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Kerry WeberSeptember 30, 2019
The St. Louis Jesuits come home for a farewell performance. Photo by Don Doll, S.J.

Of the 2,678 people with tickets for the sold-out final concert by the St. Louis Jesuits, it is likely that Donna Benton is the only one who brought along the program from her wedding Mass. Standing in the midst of the cream-and-gold walls and red velvet curtains of Powell Hall in St. Louis, she pointed to the pink text spelling out the name of the hymn she walked down the aisle to on Dec. 20, 1980: “Emanuel,” by Tim Manion, who, along with Dan Schutte, Robert O’Connor, S.J. (known as Roc), Bob Dufford, S.J., and John Foley, S.J., revolutionized liturgical music in the early 1970s.

Ms. Benton says her husband, Doug, who recently died, loved to play the songs of the St. Louis Jesuits. She tears up remembering the way the music always pointed the couple to something larger than themselves. “‘Emanuel, God With Us,’ was the theme not just of our wedding, but our marriage and our lives,” Ms. Benton said, adding she was thrilled that “Emanuel” is on the setlist for the show.

[See what America readers chose as the greatest hymns of all time.]

At 3 p.m. on Sept. 29, the five men took the stage as the St. Louis Jesuits for the last time and, after being met with a standing ovation, gave a three-hour performance billed as the official conclusion to a collaboration that began nearly 50 years earlier, while they were Jesuit scholastics in St. Louis. The group’s accessible and original music, now collected on 35 albums, became a catalyst for many a guitar Mass and remains a Sunday staple in many parishes.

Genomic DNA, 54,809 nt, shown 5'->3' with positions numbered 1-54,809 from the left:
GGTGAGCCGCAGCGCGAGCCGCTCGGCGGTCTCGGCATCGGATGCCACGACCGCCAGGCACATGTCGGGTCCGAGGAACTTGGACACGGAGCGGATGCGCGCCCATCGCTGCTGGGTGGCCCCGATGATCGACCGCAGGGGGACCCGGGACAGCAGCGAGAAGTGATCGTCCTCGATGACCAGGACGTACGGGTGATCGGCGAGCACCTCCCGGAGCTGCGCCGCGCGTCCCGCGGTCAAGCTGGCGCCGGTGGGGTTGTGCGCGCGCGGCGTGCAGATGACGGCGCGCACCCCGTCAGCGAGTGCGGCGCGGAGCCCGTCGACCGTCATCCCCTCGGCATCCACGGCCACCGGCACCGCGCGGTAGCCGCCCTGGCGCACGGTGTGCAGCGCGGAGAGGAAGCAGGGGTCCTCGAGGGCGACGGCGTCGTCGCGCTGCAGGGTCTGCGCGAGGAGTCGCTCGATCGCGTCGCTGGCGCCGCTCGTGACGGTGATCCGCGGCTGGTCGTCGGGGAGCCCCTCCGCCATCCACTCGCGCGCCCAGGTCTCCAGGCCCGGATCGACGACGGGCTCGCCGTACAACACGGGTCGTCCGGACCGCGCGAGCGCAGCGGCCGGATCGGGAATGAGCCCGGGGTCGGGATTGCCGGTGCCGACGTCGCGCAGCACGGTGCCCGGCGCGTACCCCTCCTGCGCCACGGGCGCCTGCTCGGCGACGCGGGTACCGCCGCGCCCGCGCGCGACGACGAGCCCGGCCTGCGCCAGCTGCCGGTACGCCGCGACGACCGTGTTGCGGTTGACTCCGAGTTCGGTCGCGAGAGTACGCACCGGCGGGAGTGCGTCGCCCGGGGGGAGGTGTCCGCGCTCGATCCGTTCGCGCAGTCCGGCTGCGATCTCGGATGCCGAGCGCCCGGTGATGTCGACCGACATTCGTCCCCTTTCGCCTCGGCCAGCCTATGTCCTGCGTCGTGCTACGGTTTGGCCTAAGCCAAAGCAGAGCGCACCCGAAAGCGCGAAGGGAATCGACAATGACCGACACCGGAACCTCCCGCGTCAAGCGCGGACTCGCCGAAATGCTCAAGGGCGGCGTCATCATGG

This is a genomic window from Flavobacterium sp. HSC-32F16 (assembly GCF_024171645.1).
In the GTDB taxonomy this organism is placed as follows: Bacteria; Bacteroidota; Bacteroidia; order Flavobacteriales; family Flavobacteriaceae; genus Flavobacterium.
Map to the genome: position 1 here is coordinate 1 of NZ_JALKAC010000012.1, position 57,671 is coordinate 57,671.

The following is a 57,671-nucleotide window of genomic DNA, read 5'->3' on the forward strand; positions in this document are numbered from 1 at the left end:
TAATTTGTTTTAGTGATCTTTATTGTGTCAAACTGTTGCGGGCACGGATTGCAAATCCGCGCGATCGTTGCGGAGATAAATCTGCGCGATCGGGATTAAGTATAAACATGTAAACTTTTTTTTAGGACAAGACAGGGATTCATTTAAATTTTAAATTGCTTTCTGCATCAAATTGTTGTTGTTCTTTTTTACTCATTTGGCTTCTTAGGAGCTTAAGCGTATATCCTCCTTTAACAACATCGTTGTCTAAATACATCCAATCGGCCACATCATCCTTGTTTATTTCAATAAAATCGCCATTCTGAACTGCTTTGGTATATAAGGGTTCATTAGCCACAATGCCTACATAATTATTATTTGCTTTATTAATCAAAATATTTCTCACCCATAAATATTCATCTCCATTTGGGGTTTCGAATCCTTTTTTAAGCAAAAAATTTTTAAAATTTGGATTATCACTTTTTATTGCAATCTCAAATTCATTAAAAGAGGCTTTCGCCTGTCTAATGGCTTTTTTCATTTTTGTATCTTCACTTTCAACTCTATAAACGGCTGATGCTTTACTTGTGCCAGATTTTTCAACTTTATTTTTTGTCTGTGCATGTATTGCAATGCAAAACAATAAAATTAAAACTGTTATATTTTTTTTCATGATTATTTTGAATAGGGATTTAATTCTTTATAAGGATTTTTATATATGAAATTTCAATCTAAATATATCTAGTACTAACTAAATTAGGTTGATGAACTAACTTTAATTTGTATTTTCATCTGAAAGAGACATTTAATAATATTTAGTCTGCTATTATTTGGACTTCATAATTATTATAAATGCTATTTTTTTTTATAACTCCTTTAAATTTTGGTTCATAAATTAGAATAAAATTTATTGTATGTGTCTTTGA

“Someone once said to me that the St. Louis Jesuits wrote the spiritual soundtrack to our lives,” said John Limb, former publisher of Oregon Catholic Press, the publisher of the St. Louis Jesuits. “For those of us of a certain age, that was true.”

“Someone once said to me that the St. Louis Jesuits wrote the spiritual soundtrack to our lives,” said John Limb, former publisher of Oregon Catholic Press. “For those of us of a certain age, that was true.”

The concert, called Coming Home: A Final Celebration, was a return of sorts, not just for the musicians, but for their fans. One group of women religious, former women religious and former Jesuits—all students at St. Louis University in the late 1960s—reunited in the lobby of the theater to laugh and reminisce. They had attended Mass together at St. Francis Xavier College Church in the Chapel of Our Lady on the church’s lower level, where the St. Louis Jesuits began their career and where these friends had been a part of the phenomenon from the start.

“[The St. Louis Jesuits] started writing much more rich and serious music,” Greg Christoffer said, adding that he still has the original “ditto masters” used to first distribute the group’s music.

“It was controversial to use guitar and piano,” said John Niemann, who came from Denver with a friend, Carol Lewis, for the show. “It took time, but they became a real changing force in the church.”

“I had to come just for the memories,” Ms. Lewis added. “[The St. Louis Jesuits] made a difference. They made the church so much more relevant to those of us who were young at the time.”

“They were articulating our greatest hopes of Vatican II,” said Sister Barbara Franklin, a member of the Adorers of the Blood of Christ who traveled from Redbud, Ill. “I think they also made us more aware of what Catholic social teaching was with their music. They reminded us to remember other people.”